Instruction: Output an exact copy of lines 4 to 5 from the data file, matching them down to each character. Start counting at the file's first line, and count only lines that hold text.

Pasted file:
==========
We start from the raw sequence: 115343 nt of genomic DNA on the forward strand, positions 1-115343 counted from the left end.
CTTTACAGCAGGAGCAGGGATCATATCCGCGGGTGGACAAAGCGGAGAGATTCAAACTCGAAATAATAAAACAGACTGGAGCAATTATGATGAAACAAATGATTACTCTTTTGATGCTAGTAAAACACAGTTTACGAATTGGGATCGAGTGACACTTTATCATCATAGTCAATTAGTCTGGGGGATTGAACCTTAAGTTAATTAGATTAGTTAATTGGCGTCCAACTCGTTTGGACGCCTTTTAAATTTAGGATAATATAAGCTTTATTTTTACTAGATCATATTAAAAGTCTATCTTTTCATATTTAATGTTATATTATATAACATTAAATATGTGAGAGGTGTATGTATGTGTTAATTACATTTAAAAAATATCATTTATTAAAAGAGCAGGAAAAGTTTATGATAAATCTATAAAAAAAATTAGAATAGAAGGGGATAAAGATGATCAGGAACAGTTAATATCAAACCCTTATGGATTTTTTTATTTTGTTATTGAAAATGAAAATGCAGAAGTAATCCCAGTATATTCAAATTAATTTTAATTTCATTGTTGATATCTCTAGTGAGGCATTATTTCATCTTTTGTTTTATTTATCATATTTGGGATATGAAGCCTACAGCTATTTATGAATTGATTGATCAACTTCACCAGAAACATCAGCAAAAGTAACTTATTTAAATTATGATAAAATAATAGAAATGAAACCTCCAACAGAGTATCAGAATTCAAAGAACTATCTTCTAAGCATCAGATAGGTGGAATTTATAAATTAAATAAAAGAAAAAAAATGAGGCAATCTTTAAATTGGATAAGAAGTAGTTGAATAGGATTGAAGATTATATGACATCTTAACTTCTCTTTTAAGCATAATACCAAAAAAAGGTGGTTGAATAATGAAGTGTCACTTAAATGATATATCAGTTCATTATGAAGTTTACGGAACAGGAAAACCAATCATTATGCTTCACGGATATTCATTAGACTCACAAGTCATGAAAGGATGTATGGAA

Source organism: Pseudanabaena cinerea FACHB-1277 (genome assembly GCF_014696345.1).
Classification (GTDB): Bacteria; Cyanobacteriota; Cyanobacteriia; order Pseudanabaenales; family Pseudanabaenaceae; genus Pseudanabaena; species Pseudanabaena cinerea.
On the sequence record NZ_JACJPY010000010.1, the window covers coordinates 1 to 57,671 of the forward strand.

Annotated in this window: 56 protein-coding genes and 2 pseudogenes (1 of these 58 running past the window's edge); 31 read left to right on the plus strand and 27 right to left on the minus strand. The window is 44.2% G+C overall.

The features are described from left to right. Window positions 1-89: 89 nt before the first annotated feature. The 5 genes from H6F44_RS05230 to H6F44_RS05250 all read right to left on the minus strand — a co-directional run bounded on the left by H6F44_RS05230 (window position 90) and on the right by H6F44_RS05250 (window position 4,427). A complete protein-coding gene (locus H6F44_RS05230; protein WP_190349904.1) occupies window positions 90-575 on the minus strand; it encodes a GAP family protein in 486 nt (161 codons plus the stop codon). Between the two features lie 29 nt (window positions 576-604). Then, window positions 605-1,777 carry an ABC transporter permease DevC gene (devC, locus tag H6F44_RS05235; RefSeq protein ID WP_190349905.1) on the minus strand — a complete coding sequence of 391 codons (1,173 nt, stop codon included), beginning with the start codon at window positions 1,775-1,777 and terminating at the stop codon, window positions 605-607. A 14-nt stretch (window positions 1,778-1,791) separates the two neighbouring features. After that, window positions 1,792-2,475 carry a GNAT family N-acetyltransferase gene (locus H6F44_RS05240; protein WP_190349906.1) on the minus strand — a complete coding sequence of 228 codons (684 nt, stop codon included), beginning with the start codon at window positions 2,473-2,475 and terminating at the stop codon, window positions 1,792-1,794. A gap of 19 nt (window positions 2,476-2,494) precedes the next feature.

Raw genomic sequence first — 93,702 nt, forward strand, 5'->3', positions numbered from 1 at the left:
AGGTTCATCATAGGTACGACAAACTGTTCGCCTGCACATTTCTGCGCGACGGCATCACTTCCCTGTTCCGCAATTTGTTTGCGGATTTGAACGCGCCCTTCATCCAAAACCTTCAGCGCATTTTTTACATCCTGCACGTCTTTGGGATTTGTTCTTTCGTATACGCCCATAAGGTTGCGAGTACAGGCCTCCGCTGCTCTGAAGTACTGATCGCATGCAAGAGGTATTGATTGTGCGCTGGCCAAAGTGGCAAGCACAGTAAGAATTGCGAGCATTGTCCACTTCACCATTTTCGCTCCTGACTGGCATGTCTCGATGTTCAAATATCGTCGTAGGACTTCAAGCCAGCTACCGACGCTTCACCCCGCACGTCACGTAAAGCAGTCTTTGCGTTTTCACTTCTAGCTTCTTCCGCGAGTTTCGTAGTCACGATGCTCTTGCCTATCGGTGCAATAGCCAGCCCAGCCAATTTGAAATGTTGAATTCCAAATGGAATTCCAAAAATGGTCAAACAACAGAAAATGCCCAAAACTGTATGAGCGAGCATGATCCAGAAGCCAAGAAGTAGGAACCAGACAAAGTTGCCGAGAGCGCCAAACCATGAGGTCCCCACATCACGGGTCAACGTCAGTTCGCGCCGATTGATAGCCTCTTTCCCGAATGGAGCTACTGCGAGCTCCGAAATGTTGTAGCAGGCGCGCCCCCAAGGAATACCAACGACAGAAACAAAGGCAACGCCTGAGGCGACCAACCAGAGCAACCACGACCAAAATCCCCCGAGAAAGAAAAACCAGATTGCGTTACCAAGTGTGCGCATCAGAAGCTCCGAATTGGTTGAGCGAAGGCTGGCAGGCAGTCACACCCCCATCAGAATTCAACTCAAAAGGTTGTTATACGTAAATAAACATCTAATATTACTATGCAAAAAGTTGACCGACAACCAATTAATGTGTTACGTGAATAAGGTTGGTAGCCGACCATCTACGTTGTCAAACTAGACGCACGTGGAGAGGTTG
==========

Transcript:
Classification (GTDB): Bacteria; Cyanobacteriota; Cyanobacteriia; order Pseudanabaenales; family Pseudanabaenaceae; genus Pseudanabaena; species Pseudanabaena cinerea.
On the sequence record NZ_JACJPY010000010.1, the window covers coordinates 1 to 57,671 of the forward strand.